GIRLS WHO CODE: LIGHTS, MUSIC, CODE, by Jo Whittemore (Penguin Workshop, Spring 2018).

REVENGE OF THE TEACHER'S PETS, by Jennifer Ziegler (Scholastic, June 2018).

Young Adult


AVENGED, by Amy Tintera (HarperTeen, May 2018).

Friday, August 11, 2017

Tri and Tri Again

This summer I was finally able to complete my first triathlon of the century! I've actually managed two: The Capital of Texas Triathlon, which takes place in downtown Austin over Memorial Day, and Jack's Generic Triathlon, which is in Pflugerville in August.

Unlike last year, the CapTexTri went off without a hitch and with nearly perfect weather. I was fairly happy with my swim -- my time was actually comprable if not better than my times from back in the day. My only problem was that I kept drifting off course since I couldn't see -- my glasses kept fogging up and I couldn't see the marker buoys...

The bike went well, too: again, my time was comparable to the last time I did an Olympic distance event, undoubtedly due to my brilliant training regimen. (Either that, or the new bike that's half the weight of my old one).

My only problem was that I didn't hydrate enough on the bike, which affected my run. I got really hot and crashed a bit on mile 4, so my run time was less than optimal. Also, I probably should've indulged in some on-course solid or semi-solid nutrition. Oh, well, live and learn... 

Here are a few pics:
Packet pickup at the back of the exhibit hall

The Cutco cutlery booth. I think this is for the "Game of Thrones" division
Everything you always wanted to know about how to mark your body for a triathlon
Alas, fixed-gear bikes are not legal in USAT sanctioned events
Setting up the swim venue
Shiny bikes all in a row (race morning)

On the bike!
And the run!
At the finish line!
I'd originally planned to run the TriRock triathlon over Labor Day, but that one was canceled this year, so I decided to run Jack's Generic Triathlon, in early August.

Again, I was fairly pleased with my swim, although I may have cut the course a bit. My goggles were fogged and I have no memory of rounding one of the triangular marker buoys. But my time was in the right ballpark, so it's enitrely possible I did it correctly :-).

The bike portion was two loops through rolling corn fields, which reminded me a lot of central Illinois where I would ride back when I was an undergrad at U. of I. It was rather windy, and I was very happy to have my new aero handlebars...It felt pretty good, too, and I made an effort to hydrate more than during the CapTexTri.  Apparently not enough, though, because I again crashed and overheated during the run.  But there were ice sponges on course and plenty of water and Nuun and there was an ice bath at the end...Also, I now understand why some teams provide their riders with Coca-Cola during the Tour de France...

All in all, a fun race that I will probably do again next year.

Because it's out in Pflugerville, I decided to check out the course beforehand:

Lake Pflugerville!
The Hydrilla-eating Monster
Panorama of the bike route. Lots of corn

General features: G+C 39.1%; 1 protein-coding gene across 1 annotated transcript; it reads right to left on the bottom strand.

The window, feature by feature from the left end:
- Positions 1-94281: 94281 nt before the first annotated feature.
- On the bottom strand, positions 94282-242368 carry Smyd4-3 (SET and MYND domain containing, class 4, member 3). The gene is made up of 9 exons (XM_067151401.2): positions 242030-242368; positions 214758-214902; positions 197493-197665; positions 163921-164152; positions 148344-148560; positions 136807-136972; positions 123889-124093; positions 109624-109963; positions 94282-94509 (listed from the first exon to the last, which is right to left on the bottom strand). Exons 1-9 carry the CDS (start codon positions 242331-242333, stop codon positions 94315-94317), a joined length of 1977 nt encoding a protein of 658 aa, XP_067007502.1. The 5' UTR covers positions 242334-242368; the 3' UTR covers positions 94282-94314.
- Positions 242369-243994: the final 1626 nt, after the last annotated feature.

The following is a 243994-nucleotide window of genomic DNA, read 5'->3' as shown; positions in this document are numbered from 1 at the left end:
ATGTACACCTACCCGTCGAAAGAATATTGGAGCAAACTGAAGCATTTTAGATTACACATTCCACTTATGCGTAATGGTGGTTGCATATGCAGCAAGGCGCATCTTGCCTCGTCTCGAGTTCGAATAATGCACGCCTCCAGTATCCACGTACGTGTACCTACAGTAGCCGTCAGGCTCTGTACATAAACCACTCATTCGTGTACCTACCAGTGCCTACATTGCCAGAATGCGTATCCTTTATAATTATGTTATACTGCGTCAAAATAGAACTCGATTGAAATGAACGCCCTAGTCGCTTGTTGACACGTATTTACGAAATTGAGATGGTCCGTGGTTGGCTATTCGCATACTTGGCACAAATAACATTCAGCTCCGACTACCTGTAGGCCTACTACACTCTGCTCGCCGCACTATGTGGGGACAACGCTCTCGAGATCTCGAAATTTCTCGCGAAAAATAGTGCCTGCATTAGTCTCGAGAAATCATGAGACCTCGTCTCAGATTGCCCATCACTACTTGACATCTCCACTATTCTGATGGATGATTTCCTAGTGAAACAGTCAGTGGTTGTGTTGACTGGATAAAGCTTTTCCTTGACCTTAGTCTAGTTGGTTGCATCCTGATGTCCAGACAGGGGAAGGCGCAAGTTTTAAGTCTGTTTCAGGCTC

Yes, I had my Bat Shark Repellent. Because you never know what the hydrilla monster is going to dredge up.
As usual, the race started way too early in the morning, but I managed to get a few pics:

Bicycles at dawn


Prepping for the afterparty
The swim exit is prepared
Posing before the swim just before warmups
The squint of the near-sighted swimmer racing to the transition area
Made it to the bike. I'm now a fan of aero handlebars
The transition area post-race
  
Post-race ice bath, yay!
Coca-Cola is our friend




Monday, May 22, 2017

Austin Distance Challenge 2016-17

 
This past year, I signed up for the Austin Distance Challenge again, because it was intrinsically fun, but also to ensure that I would get enough running in for the Austin Marathon. The Distance Challenge, sponsored by the Austin Runners Club, involved five races: The Run Free 8k, the Run for the Water 10 miler, the Decker Challenge half marathon, the 3M Half Marathon, and the Austin Marathon.

The Run Free 8K is out in Cedar Park, a considerable distance from downtown.  It leaves from one of the high school football stadiums and winds through residential neighborhoods before returning to the starting line. It's a nice start to the fall training season.


The first piece of the puzzle
Run for the Water goes through downtown and along the lakefront. It's one of the prettiest routes in the challenge and much of it is along routes I train on.

Starting line on Cesar Chavez
The drum group at the finish line
A friend got this shot of me at the starting line.
After that came the Decker Challenge -- a hilly route just east of Austin in Decker, and notorious for terrible weather.  This year, it wasn't bad --- a bit misty with a steady drizzle. By the finish line, my glasses were so fogged up I had to take them off to see anything at all. Which made it difficult to see things like potholes...

Glasses fogging up as I climb the hills
Blindly crossing the finish line

 Not on the Challenge, but still an Austin staple was the Turkey Trot!  One of the more fun races, it usually features a good number of costumes and a large helping of whimsy.



After the holidays, the next race was the 3M Half Marathon. It's almost the exact opposite to the Decker Challenge, because it's all downhill. It starts up in the Great Hills area and winds its way downtown. This year it was a particularly fast run because there was an incredible wind out of the north. Several folks, including myself, were nearly blown over as we ran past the UT football stadium.

A selfie at the starting line
the 3M photographer got a shot of me taking my selfie
After the finish in sight of the Capitol

And the last race was the Austin Marathon!

But. About three weeks before the race, in the middle of the night, I slipped and came down on the edge of my entertainment console and tile floors. Result? A nice set of bruised ribs and a strangely linear scar on my right side.

By race day, I could still feel it a bit but had gone on short runs with only minor discomfort, so I decided to go for it.  The first half went pretty well, but the second was less pleasant.  But I'm still glad I did it...

Looking all chipper and optimistic before the race starts
Vulcan salute for the photographer
Gritting it out with a hundred yards to go
Finished!

So my time for the marathon ended up being a personal worst, although I did make it under five hours :-).

Anyway, thanks to all the organizers, volunteers, emergency personnel, and everyone else involved in putting on these races! You keep Austin running!

Next up? The Capital of Texas Triathlon! Hopefully there won't be rain...

Related Posts Plugin for WordPress, Blogger...